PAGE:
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FEMA Rejects Oregon's Request To Assist Rural Counties Slammed By Winter Storms


The Federal Emergency Management Agency turned down a request by Oregon for relief funds to assist farmers and other people hard hit by winter storms.

Gov. Kate Brown’s Office confirmed the denial Friday.

Oregon was slammed this winter by flooding and heavy snow, particularly in eastern Oregon where those snows collapsed the roofs of several onion storage facilities.

Farmers there said their damaged crops and facilities totaled millions of dollars in losses.

That led Brown to declare a state of emergency in January and request relief funds from FEMA.

Oregon Gov. Kate Brown with Malheur County Sheriff Brian Wolfe on Friday, Feb. 10, 2017.

Oregon Gov. Kate Brown with Malheur County Sheriff Brian Wolfe on Friday, Feb. 10, 2017.

Oregon Gov. Kate Brown's Office/Flickr

In a letter sent Friday, FEMA Acting Administrator Robert Fenton denied that request.

“Based on our review of all the information available, it has been determined that the damage from this event was not of such severity and magnitude to be beyond the capabilities of the state,” Fenton wrote.

In recent days, FEMA also denied a vast majority of relief funds requested by North Carolina to deal with storm damage caused by Hurricane Matthew in October 2016.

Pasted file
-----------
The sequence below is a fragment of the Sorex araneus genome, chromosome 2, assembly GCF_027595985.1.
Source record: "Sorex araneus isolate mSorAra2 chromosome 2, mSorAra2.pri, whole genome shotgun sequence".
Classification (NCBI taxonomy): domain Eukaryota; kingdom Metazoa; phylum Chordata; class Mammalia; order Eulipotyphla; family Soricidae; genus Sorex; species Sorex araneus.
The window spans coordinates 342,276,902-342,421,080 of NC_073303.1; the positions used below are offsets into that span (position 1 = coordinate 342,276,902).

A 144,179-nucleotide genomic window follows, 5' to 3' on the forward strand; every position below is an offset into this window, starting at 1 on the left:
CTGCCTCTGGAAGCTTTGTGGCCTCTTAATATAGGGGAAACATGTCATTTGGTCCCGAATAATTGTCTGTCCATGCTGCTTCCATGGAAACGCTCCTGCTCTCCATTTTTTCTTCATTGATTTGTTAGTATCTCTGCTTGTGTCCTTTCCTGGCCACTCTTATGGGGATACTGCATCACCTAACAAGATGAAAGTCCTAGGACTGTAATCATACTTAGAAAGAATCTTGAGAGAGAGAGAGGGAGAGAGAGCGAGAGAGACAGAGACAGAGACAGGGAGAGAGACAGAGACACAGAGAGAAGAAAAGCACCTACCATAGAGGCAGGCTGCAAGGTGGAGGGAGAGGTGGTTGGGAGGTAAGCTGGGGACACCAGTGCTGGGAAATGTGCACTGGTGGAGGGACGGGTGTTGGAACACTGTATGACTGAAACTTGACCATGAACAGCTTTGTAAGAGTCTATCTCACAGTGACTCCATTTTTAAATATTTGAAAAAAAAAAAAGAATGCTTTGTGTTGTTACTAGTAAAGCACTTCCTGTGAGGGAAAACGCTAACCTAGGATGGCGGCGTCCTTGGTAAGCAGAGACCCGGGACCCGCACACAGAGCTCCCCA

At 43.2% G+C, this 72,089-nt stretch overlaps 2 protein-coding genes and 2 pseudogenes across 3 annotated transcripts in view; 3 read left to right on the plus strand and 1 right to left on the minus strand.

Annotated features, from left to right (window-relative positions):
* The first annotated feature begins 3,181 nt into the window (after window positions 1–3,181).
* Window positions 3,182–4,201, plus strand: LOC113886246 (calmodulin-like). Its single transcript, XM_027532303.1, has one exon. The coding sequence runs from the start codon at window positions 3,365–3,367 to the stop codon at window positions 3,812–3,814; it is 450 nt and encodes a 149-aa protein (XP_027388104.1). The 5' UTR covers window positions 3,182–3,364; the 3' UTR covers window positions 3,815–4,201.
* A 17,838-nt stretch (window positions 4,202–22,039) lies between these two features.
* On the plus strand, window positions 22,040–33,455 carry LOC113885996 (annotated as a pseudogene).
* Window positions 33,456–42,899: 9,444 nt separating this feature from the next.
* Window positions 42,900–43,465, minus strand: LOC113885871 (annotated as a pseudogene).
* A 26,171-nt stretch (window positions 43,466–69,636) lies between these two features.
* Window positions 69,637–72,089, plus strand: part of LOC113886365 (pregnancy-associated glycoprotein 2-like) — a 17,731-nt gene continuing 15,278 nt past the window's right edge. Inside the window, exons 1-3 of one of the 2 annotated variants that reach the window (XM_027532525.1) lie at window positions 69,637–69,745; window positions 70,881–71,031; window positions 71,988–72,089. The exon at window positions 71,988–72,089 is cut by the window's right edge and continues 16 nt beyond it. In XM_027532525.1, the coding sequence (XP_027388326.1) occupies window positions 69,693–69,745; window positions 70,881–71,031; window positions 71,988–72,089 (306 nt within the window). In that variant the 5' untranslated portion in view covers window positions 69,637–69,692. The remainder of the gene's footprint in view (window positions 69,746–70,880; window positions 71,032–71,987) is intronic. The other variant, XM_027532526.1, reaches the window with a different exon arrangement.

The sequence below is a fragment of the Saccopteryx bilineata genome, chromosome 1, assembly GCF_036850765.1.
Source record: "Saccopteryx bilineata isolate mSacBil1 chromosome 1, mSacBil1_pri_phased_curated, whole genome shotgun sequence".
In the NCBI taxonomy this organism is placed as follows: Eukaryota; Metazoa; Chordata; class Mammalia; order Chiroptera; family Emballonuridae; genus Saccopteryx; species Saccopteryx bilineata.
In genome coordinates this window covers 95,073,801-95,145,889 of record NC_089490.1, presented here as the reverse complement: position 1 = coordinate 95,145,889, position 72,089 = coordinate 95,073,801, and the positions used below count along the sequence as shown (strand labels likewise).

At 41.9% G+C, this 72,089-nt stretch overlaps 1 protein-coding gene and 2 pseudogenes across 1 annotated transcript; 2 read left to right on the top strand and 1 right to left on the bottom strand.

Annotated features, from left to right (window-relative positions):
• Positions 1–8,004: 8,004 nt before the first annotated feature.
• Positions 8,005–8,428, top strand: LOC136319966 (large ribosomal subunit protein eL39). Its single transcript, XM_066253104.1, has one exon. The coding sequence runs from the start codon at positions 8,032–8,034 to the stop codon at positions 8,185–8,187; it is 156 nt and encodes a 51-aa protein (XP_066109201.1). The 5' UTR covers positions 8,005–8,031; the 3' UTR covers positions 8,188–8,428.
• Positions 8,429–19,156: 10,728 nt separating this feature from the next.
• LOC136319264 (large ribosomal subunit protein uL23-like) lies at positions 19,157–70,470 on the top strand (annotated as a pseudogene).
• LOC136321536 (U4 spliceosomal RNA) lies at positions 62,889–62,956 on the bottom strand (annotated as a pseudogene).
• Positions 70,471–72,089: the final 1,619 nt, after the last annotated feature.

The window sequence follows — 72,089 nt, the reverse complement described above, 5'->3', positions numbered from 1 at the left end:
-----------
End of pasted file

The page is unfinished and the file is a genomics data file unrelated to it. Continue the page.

FEMA, the Transportation Security Administration and the U.S. Coast Guard were all reported to be considered for significant budget cuts this year, according to the Boston Globe. The Trump administration is considering using money from those agencies to bolster immigration enforcement.

Brown had traveled to Malheur County, Oregon, in February to view the winter storm damage. The state estimates as many as 500 buildings were damaged by the heavy snow.

“I committed to the people I met in Ontario that I’d do everything to expedite recovery efforts,” Brown said in a statement sent to OPB. “We will resubmit Oregon’s request for federal assistance to help struggling rural communities rebuild and bring back jobs to local economies.”

State officials say Oregon is also looking at ways to “streamline recovery and support rebuilding efforts” that do not depend on FEMA assistance.

Oregon has 30 days to appeal the federal agency’s decision.

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